Cricket: Running the rule over the Black Caps

New Zealand's Daniel Vettori (R) celebrates dismissing Bangladesh's Soumya Sarkar with Brendan...
New Zealand's Daniel Vettori (R) celebrates dismissing Bangladesh's Soumya Sarkar with Brendan McCullum (L) during their Cricket World Cup match in Hamilton. Photo by Reuters

David Leggat rates how the New Zealand players performed going into the World Cup final. 

Brendon McCullum: Started with three boundaries off his first four balls against Sri Lanka and set the template. Never wavered from his assertive approach and gave his bowlers all possible encouragement with his field settings. How he didn't do himself major damage in the field was a miracle. Took a strike rate of 191.81, the best of the tournament, into the final. A fabulous campaign. 9

Martin Guptill: His stunning unbeaten 237 against the West Indies was the clear high point. Put behind him an up and down lead-in to score 532 runs at 76.0, both the top marks for New Zealand. Two run-outs with good mate Ross Taylor the only blot. Added real value in the field. 8

Kane Williamson: Not the impact anticipated. Just a solitary 50 among 222 runs at 37, but his nerveless six to beat Australia at Eden Park is one of the moments of the Cup. 6

Ross Taylor: Not at his best, well below his career average and battled to get close to run-a-ball rate. One 50, against Bangladesh, and was in the wars running between wickets. You'd like him to end with a flourish in Melbourne tomorrow. 5

Grant Elliott: Struck the most-watched shot in the Cup to get New Zealand into the final and so justified his surprise selection. A low maintenance squad member with a cool head. It can now be asked why he was on the outer for 14 months until the Sri Lankan series in January. Bowling negligible. 7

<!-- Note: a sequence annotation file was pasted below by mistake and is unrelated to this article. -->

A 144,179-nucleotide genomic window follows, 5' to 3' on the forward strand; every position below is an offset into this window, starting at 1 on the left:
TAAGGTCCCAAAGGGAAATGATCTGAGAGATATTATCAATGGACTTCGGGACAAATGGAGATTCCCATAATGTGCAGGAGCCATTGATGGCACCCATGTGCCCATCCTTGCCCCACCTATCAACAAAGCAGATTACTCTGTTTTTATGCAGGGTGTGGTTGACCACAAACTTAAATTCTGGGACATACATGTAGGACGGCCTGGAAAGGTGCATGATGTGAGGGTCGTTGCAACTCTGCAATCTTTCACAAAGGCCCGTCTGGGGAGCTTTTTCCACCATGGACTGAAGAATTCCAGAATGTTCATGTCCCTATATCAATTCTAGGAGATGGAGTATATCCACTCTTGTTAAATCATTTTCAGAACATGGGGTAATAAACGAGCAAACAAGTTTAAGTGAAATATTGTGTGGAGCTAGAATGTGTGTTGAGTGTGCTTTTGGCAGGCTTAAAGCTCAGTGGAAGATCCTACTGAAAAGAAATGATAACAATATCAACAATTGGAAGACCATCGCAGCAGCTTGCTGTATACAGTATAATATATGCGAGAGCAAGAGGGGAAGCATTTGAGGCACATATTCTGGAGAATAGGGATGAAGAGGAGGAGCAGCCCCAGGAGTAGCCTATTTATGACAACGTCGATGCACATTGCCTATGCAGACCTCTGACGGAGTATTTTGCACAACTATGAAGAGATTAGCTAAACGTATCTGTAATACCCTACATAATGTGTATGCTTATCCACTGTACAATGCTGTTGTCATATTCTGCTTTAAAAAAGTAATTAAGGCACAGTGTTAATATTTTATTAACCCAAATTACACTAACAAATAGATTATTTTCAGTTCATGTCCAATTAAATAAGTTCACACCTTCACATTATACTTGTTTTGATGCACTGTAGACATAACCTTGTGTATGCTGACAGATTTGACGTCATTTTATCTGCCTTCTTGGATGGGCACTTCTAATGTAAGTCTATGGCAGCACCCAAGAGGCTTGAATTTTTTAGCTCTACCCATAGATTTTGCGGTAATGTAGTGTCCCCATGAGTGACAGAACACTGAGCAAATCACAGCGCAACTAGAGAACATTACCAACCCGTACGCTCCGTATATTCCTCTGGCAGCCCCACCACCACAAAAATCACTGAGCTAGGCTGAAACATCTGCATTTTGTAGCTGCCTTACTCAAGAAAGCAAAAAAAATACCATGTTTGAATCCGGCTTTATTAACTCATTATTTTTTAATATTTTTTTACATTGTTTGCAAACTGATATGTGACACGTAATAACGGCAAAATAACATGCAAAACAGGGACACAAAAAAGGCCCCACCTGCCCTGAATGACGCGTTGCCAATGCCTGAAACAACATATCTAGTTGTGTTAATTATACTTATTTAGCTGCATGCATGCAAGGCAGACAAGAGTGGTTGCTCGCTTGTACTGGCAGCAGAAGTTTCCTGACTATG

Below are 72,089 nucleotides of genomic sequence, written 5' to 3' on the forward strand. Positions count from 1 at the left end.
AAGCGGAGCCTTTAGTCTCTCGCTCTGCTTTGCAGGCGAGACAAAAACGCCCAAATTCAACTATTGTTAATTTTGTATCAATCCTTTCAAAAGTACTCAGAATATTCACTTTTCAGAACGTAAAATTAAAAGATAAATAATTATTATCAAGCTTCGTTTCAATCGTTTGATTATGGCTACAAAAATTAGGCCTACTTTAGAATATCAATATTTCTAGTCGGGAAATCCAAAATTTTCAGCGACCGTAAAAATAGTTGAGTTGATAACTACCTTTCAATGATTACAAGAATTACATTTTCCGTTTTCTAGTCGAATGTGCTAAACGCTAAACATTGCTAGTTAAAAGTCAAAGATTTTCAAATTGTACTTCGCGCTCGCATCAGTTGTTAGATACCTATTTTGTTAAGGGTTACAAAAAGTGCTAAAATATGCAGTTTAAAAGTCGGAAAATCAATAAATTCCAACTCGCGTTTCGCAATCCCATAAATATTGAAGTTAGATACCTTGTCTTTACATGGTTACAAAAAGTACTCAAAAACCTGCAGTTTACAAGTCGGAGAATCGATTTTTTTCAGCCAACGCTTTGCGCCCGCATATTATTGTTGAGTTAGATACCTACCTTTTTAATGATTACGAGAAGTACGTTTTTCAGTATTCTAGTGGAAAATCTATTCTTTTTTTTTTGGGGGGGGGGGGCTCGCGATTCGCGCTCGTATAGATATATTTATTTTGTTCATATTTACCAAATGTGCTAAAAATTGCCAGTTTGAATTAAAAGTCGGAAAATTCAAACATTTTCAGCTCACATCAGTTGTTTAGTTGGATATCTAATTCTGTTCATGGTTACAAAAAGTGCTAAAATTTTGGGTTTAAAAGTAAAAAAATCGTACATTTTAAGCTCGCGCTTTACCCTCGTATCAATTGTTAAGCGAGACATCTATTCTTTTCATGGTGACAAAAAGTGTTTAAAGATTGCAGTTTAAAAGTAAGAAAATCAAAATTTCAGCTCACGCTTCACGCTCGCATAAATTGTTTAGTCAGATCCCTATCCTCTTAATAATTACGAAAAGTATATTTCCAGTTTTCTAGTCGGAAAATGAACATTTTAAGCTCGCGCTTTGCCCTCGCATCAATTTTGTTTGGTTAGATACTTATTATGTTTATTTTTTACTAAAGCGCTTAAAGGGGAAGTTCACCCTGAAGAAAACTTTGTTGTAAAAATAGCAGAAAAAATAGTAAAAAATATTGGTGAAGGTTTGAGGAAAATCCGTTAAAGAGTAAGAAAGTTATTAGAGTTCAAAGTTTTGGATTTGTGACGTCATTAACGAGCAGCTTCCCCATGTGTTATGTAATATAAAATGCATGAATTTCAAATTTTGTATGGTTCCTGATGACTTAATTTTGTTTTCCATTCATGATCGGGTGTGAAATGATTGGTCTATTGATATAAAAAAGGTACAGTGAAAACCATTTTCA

Corey Anderson: Strong start and finish, against Sri Lanka and West Indies. Also has that wicket-taking knack - 14 at 16.21. Averaged 38, strike rate 109. A good Cup. 7

Luke Ronchi: Few chances with the bat - his best contribution came first up against Sri Lanka - and didn't really fire when he did get them. Glovework mostly tidy although sharp miss off Quinton de Kock in the semifinal could have been costly. 7

Dan Vettori: Splendid finale to his career. His spell against Australia at Eden Park was the cleverest of the tournament, quick swing bowlers notwithstanding. Fifteen wickets at 18, economy rate less than four an over. Too smart, and used all that knowledge stashed away over 15 years expertly. 8

Adam Milne: Lively and a decent point of difference, as New Zealand, reasonably enough, kept describing the young quick. Just five wickets at 39, and not needed as much as expected due to the Big Three's performances. Unlucky with a heel injury before the semifinal. 5

Tim Southee: His seven for 33 against England was among the best spells in the Cup. Had a couple of off days but good foil for Boult. 7

Trent Boult: The top wicket taker, the cutting edge with the new ball. His numbers tell the story. A bit expensive at times? Yes, but just count those wickets. 8

Matt Henry: The late call-up for the luckless Milne and did well in the semifinal. Good pace and kept quality batsmen in check until AB de Villiers and David Miller got stuck in. Bright future. 6

Mitchell McClenaghan: Played one game, against Bangladesh, the final pool match. Not good. Unlucky in that he hadn't bowled for 42 days previously. 2

Not required: Kyle Mills, Nathan McCullum, Tom Latham.

- NZ Herald

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